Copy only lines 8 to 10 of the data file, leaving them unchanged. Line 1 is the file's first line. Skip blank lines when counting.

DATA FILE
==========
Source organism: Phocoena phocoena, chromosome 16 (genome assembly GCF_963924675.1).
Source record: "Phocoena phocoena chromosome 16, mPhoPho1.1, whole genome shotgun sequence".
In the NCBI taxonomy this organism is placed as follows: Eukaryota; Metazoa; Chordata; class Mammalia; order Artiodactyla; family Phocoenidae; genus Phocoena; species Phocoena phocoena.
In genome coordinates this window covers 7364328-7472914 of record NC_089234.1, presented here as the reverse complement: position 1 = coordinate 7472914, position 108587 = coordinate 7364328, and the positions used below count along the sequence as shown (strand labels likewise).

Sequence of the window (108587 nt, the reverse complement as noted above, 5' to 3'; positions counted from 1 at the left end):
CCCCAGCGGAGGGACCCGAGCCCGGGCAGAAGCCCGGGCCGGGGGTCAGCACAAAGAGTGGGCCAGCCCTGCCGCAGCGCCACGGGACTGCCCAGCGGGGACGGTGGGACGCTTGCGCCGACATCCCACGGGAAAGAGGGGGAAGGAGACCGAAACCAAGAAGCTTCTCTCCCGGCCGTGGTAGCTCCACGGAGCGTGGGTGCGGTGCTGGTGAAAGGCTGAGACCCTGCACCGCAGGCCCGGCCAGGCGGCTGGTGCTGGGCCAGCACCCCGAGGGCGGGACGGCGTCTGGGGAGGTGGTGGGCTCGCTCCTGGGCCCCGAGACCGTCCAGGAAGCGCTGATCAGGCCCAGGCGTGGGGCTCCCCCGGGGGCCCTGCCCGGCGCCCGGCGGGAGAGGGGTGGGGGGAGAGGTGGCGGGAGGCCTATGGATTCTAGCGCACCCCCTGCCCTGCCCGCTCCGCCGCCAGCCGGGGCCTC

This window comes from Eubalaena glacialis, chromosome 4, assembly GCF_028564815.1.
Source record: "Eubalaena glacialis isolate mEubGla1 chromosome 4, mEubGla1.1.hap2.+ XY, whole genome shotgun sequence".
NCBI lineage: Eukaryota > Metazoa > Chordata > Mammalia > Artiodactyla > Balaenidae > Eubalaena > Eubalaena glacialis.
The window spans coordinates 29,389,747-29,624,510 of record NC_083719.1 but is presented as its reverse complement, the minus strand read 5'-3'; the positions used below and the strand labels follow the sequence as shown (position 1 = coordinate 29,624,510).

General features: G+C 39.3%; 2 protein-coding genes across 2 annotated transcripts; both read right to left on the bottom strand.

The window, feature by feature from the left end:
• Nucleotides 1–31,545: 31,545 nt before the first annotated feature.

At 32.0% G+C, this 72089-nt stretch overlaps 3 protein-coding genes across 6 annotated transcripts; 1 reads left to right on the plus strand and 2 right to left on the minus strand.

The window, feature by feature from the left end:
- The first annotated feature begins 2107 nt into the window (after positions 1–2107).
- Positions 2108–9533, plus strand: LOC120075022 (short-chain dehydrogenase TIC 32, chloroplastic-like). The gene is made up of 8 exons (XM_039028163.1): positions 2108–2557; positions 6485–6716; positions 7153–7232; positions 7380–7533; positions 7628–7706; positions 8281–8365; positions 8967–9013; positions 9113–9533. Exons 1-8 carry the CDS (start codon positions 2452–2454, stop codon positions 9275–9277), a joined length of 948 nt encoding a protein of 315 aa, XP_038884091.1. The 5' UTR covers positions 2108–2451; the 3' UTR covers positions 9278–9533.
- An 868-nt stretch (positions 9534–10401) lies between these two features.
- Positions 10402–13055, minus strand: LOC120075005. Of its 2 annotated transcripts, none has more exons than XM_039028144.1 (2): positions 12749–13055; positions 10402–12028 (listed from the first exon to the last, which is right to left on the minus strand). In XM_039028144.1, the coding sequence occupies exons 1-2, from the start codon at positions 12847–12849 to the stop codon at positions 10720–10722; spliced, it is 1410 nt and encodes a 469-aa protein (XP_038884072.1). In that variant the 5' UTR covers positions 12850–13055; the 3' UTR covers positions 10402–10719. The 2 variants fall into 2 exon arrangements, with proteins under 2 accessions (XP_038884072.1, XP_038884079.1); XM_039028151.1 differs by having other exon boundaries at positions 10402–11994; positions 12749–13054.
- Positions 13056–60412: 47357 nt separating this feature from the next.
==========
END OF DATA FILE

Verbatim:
Source record: "Eubalaena glacialis isolate mEubGla1 chromosome 4, mEubGla1.1.hap2.+ XY, whole genome shotgun sequence".
NCBI lineage: Eukaryota > Metazoa > Chordata > Mammalia > Artiodactyla > Balaenidae > Eubalaena > Eubalaena glacialis.
The window spans coordinates 29,389,747-29,624,510 of record NC_083719.1 but is presented as its reverse complement, the minus strand read 5'-3'; the positions used below and the strand labels follow the sequence as shown (position 1 = coordinate 29,624,510).